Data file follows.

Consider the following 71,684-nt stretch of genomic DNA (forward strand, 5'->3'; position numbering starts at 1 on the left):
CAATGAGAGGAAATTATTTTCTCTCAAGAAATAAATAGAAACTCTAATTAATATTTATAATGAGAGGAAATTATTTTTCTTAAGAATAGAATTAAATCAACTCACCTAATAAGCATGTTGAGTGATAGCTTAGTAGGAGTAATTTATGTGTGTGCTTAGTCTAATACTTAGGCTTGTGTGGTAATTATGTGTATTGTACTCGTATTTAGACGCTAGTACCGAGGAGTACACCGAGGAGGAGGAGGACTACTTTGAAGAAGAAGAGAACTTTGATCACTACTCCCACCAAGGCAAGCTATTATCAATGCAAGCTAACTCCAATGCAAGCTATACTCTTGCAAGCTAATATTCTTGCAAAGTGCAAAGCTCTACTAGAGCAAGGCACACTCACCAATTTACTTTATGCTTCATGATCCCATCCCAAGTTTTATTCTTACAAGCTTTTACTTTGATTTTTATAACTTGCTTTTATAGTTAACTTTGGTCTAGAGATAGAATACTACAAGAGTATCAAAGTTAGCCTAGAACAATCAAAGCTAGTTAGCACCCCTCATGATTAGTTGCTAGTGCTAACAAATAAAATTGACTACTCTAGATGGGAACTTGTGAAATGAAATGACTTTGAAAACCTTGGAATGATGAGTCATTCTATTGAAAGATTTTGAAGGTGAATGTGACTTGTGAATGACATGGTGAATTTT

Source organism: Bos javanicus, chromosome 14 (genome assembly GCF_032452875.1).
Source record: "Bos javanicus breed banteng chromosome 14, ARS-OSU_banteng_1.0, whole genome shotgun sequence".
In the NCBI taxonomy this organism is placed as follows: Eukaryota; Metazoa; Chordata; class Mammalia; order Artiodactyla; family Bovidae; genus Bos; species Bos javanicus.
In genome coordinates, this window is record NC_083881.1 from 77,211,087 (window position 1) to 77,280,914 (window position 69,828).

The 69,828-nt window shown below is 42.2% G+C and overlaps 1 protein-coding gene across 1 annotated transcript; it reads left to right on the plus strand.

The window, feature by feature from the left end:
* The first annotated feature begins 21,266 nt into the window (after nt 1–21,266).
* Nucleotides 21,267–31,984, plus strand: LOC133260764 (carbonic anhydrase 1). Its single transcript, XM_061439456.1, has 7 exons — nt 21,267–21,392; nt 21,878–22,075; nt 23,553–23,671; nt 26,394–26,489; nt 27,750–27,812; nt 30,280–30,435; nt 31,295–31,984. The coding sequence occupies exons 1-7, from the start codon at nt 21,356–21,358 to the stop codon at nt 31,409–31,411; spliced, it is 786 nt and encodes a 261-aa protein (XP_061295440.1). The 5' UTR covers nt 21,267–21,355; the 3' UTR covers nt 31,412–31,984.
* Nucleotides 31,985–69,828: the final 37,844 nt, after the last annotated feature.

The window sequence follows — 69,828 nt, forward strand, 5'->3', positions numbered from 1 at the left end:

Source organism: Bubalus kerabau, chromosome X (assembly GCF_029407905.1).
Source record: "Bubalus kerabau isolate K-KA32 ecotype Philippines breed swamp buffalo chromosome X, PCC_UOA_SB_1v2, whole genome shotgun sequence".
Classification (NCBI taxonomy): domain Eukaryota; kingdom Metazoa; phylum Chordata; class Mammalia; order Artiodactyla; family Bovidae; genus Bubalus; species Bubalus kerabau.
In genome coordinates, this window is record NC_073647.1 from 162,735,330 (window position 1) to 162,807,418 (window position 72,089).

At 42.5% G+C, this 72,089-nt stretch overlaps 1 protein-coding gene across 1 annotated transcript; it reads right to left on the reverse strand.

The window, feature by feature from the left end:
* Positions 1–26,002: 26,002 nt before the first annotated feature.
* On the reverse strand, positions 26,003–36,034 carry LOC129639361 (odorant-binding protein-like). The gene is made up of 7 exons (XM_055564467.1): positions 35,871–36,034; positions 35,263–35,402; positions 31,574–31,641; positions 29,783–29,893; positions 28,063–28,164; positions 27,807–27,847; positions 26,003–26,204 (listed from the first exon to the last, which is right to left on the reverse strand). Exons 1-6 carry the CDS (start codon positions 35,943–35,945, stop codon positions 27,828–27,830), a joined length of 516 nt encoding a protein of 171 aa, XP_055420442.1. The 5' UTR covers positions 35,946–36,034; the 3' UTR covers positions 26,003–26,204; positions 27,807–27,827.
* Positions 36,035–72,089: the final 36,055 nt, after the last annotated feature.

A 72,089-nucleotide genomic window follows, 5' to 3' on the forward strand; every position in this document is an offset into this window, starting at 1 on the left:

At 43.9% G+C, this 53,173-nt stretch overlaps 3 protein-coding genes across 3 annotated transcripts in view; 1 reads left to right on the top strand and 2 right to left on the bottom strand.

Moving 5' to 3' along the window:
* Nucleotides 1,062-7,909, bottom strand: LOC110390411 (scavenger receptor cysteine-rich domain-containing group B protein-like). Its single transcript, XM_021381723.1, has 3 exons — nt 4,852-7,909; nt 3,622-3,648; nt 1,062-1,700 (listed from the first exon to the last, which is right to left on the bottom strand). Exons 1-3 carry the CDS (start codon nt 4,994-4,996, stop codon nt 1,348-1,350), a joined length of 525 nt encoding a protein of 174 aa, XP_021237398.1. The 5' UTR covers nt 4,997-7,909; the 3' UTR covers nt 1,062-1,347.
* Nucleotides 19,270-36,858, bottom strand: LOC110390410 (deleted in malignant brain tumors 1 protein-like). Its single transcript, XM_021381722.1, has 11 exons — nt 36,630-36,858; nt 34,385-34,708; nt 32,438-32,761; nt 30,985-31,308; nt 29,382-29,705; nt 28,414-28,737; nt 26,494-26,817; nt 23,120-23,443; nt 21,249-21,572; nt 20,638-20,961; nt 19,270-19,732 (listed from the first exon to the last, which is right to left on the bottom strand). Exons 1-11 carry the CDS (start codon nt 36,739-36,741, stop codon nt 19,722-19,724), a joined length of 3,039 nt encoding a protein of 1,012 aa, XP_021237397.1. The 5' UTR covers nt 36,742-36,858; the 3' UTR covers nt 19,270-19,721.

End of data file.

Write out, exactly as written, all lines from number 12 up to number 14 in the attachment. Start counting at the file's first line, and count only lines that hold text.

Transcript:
The window sequence follows — 69,828 nt, forward strand, 5'->3', positions numbered from 1 at the left end:

Source organism: Bubalus kerabau, chromosome X (assembly GCF_029407905.1).
Source record: "Bubalus kerabau isolate K-KA32 ecotype Philippines breed swamp buffalo chromosome X, PCC_UOA_SB_1v2, whole genome shotgun sequence".